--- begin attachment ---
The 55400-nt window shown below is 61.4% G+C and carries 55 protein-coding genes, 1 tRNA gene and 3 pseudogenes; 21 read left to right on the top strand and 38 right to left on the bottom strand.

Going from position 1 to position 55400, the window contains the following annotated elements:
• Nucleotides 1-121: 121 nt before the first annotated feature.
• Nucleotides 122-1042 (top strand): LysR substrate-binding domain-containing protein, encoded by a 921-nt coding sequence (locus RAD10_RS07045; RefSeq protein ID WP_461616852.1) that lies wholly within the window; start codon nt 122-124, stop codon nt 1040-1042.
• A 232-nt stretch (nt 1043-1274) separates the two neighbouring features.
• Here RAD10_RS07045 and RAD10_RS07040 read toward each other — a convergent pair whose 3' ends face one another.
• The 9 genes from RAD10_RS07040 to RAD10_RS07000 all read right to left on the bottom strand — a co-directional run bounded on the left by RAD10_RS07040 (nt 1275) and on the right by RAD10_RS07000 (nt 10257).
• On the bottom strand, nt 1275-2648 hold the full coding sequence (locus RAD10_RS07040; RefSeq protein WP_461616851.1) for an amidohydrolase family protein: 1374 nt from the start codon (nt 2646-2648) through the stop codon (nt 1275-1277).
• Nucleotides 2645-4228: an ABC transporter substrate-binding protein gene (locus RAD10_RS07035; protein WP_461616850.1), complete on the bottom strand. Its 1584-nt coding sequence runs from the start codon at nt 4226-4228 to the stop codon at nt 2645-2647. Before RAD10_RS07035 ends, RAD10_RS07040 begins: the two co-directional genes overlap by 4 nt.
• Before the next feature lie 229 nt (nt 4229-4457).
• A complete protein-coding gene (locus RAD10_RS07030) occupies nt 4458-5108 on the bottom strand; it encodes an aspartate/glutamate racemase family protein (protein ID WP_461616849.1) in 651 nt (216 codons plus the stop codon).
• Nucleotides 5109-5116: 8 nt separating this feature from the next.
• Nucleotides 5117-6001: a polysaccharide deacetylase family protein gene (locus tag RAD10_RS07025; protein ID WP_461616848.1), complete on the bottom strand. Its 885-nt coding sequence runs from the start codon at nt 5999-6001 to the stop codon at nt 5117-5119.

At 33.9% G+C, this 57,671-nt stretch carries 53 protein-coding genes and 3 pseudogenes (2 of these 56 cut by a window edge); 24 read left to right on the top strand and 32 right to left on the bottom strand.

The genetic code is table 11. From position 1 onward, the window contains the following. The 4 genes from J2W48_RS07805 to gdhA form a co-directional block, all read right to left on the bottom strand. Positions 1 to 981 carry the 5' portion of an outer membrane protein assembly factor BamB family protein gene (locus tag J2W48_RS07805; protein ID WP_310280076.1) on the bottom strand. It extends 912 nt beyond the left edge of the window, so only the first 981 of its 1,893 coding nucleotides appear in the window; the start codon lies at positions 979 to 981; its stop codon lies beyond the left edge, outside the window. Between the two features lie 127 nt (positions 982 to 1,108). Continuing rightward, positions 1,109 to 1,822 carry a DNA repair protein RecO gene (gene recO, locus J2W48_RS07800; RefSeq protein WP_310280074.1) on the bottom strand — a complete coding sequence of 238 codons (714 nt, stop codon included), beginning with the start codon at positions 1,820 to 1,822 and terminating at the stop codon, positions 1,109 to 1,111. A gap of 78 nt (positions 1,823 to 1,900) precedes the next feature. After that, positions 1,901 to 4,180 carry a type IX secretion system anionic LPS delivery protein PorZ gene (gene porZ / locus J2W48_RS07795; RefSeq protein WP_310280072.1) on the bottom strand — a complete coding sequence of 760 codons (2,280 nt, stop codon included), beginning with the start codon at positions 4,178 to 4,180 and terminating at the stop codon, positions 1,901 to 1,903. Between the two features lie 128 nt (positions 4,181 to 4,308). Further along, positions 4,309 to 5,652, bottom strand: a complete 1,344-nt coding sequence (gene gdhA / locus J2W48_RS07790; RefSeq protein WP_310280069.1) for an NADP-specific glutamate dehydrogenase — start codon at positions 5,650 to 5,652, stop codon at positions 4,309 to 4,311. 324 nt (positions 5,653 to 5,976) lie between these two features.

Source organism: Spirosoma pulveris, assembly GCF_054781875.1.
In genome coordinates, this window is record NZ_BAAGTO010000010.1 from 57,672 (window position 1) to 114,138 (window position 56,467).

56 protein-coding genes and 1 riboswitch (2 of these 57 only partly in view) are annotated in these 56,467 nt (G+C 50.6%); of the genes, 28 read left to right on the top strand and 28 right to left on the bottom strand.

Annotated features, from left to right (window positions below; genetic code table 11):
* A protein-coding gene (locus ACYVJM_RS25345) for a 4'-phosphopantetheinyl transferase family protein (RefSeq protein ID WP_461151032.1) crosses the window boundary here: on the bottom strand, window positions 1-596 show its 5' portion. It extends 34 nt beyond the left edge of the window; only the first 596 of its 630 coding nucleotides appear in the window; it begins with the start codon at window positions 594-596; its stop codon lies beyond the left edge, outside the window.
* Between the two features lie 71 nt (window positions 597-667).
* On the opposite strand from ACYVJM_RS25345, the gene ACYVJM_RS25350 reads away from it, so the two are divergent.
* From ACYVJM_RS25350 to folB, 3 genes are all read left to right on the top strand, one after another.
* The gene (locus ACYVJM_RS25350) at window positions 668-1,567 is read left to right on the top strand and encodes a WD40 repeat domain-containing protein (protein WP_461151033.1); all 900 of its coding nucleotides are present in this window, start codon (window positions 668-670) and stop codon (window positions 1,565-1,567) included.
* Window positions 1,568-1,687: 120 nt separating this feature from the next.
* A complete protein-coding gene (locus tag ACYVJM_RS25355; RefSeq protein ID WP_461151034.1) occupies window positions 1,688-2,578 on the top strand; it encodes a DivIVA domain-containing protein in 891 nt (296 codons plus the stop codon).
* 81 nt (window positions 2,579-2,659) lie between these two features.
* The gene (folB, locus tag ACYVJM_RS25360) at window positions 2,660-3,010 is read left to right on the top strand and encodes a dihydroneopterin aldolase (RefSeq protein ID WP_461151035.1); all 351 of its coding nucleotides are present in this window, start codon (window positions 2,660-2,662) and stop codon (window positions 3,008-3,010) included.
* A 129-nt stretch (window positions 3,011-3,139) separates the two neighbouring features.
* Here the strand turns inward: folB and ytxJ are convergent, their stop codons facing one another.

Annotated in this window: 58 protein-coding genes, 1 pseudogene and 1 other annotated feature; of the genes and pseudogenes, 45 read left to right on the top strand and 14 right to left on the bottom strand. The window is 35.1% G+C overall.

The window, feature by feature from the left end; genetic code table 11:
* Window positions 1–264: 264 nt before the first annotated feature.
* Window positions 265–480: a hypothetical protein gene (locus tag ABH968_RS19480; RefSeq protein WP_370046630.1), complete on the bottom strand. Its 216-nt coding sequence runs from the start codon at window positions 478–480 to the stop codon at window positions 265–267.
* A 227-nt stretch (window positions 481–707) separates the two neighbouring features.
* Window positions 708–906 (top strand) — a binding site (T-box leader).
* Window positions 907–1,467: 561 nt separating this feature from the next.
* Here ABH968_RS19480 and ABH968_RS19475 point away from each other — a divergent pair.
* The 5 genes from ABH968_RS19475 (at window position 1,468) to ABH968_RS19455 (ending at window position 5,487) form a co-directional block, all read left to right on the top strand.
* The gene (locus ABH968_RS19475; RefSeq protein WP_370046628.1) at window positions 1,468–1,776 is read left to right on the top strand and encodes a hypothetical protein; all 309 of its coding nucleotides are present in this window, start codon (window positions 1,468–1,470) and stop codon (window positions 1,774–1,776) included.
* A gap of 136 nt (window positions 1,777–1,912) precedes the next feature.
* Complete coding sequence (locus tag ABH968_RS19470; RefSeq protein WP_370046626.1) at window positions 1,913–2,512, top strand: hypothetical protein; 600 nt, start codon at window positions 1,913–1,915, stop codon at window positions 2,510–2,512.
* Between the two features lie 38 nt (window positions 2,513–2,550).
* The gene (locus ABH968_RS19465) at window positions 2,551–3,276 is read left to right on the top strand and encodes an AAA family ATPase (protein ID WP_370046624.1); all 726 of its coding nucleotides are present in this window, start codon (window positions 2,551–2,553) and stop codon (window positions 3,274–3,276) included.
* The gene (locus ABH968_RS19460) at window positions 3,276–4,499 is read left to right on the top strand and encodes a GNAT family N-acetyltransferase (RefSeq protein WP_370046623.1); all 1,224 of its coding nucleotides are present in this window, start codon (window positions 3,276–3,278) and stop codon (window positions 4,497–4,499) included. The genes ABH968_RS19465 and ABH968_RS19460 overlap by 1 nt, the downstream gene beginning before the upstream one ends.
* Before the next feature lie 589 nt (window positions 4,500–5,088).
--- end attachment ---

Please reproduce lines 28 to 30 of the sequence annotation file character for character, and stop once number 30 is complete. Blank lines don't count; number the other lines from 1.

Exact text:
* The gene (folB, locus tag ACYVJM_RS25360) at window positions 2,660-3,010 is read left to right on the top strand and encodes a dihydroneopterin aldolase (RefSeq protein ID WP_461151035.1); all 351 of its coding nucleotides are present in this window, start codon (window positions 2,660-2,662) and stop codon (window positions 3,008-3,010) included.
* A 129-nt stretch (window positions 3,011-3,139) separates the two neighbouring features.
* Here the strand turns inward: folB and ytxJ are convergent, their stop codons facing one another.